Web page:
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Season will change at Bristol




 

 

The Sprint Cup Series has now had stops at Daytona, California, Las Vegas and Atlanta, which are all over a mile and a half in length and all offer up what you would call clean racing. All of that will change this weekend when the series rolls into Bristol Motor Speedway.

Last season’s Bristol race was the first time NASCAR used its new Car of Tomorrow in a race, and afterward even winning driver Kyle Busch said the car was horrible to drive. It’s no secret that most teams are struggling trying to figure out that same car as it is now used at every stop on the schedule and has been more than a handful for most teams so far this season.

While the new car still has plenty of questions to be an- swered, the same can be said about Bristol’s newly paved oval. Before the second race of last season, the speedway replaced the old worn-out track with another all-concrete surface. The new concrete returned the track to a two-groove racing surface, but in the process took away much of the beating and banging that made it the favorite among the majority of race fans.

The newly repaved surface did take away some of the close racing during the August night race, but all of the blame can’t be put on the new concrete. The track’s Sharpie 500 comes just two races before the final race that sets the field for the Chase at Richmond and since the beginning of the Chase, few drivers have been willing to gamble their position in the points to try and earn a Bristol win.

Most drivers and teams will settle to get out of Bristol without taking a big hit in the points and it is that line of thinking that has hurt the quality of racing at “the world’s fastest half-mile.” Bristol has never had a problem selling tickets because of its unique layout and highly competitive nature, but this weekend’s race needs to be a throwback to the days when the wreckers and pace car put a few laps on their tires.

The first four races of the season have produced some great racing with plenty of lead changes and wins by three different manufacturers, but for the hard core fan, it is important they see the kind of racing that made Bristol one of the toughest tickets on the entire schedule. Fans should benefit this weekend from actually having a race within a race as Bristol will be the last stop to use last season’s top 35 in owner’s points to set the field.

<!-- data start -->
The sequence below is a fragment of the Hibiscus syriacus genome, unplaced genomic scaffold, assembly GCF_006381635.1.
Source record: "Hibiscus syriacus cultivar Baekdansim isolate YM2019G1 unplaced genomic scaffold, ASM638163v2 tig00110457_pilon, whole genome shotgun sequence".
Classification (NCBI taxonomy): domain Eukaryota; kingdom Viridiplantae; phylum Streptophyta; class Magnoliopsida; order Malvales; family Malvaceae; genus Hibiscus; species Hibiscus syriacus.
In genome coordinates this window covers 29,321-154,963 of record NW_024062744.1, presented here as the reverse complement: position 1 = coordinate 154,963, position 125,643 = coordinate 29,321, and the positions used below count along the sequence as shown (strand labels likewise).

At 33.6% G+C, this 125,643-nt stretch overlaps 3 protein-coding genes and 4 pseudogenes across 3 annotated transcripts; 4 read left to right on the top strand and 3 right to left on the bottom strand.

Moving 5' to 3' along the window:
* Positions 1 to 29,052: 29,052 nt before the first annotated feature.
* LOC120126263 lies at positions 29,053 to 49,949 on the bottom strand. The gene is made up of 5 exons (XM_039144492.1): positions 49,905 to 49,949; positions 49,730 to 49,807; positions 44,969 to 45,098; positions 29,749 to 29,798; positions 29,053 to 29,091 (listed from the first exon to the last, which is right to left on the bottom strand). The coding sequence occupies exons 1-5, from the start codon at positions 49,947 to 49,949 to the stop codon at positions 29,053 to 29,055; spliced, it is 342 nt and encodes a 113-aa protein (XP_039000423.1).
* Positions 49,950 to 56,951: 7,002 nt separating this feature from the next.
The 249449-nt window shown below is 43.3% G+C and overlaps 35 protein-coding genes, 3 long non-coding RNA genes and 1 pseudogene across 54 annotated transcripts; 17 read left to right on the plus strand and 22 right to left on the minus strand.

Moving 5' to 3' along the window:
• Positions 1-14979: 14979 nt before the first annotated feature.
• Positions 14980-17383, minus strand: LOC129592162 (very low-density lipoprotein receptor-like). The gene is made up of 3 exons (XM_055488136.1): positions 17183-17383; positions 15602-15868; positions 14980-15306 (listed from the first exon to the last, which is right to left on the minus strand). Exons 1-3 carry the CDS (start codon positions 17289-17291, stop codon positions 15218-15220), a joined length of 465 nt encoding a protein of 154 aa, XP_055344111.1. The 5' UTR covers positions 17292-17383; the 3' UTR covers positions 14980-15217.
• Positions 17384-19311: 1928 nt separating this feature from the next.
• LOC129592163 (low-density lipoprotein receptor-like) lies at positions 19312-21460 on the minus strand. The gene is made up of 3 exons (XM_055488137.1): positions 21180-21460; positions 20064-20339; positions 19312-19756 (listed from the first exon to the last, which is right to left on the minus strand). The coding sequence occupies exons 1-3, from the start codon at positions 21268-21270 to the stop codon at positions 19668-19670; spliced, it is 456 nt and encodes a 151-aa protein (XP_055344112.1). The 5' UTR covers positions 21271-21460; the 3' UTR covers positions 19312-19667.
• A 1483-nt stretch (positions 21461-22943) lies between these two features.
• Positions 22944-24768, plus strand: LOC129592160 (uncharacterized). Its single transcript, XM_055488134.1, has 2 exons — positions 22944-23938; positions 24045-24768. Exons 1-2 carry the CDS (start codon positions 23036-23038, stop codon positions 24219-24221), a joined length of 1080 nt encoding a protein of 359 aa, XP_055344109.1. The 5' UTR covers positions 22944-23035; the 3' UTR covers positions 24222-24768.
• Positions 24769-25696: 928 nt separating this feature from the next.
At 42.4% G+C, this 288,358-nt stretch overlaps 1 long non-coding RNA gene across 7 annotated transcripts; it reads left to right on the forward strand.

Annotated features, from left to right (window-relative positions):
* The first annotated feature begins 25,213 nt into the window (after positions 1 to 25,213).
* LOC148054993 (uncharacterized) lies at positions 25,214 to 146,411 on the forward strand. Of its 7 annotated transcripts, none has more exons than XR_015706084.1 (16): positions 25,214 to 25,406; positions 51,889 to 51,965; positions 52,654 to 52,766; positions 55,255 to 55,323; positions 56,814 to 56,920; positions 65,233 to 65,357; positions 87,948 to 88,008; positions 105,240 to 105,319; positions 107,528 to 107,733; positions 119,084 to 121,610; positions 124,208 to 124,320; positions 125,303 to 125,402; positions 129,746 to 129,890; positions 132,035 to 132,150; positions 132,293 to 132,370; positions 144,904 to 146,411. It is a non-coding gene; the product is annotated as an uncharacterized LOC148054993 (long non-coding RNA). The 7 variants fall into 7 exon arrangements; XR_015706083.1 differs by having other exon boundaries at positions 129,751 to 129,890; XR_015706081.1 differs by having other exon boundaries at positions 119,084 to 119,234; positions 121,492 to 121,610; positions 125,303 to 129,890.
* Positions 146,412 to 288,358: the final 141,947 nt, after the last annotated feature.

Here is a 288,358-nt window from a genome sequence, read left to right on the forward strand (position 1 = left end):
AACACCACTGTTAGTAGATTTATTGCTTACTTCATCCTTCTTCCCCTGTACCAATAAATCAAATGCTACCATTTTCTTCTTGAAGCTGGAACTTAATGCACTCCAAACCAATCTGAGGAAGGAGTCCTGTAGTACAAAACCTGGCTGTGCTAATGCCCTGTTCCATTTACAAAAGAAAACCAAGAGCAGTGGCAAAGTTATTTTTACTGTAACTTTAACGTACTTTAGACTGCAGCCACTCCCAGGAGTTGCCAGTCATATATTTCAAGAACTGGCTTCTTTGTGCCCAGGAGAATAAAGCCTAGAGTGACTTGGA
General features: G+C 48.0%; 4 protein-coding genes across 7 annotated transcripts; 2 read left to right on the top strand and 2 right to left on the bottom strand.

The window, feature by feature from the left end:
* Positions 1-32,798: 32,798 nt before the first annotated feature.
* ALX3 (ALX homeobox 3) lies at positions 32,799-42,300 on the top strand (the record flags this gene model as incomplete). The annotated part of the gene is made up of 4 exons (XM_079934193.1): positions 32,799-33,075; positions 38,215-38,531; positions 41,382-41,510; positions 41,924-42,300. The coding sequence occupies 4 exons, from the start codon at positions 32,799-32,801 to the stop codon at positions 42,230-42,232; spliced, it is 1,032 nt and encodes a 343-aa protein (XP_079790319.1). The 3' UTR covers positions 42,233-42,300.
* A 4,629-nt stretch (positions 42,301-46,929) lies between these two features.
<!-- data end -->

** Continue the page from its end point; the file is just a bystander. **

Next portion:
Beginning with the following race at Martinsville, the starting field will be set by using this season’s top 35, which makes the results of Bristol all the more important. The competition for one of the top-35 slots will be tough this weekend as only 61 points separate 30th-place driver Casey Mears from Dario Franchitti in the 38th spot.

Following Mears in the points in order are Jamie McMurray, Dale Jarrett, J.J. Yeley, Jeremy Mayfield, Michael Waltrip, Sam Hornish Jr., and Dave Blaney. Waltrip is the driver on the bubble as he sits in 35th, but every one of the drivers that was mentioned knows that this early in the season one race’s results can move a driver up or down as many as a half-dozen positions. Casey Mears’s 17th-place finish at Atlanta moved him up five positions from the 35th slot going into this week’s race, while Jeremy Mayfield’s 39th-place finish dropped him four spots to the 34th position.

There is no doubt that Sprint Cup racing is all about winning, but remember this weekend that winning for some drivers will mean leaving Bristol in the top 35. Going into Martinsville knowing you are already in the starting field takes away all of the pressure leading up to the race and allows a team to work on its race-day setup instead of being forced to spend all its practice time trying to fine-tune its qualifying package.

It’s a huge advantage being in the top 35 and for some teams their “win” each weekend comes from leaving a track in the top 35. It will be this way the rest of the season and unfortunately it always seems that it’s the same teams fighting for one of those secured spots.

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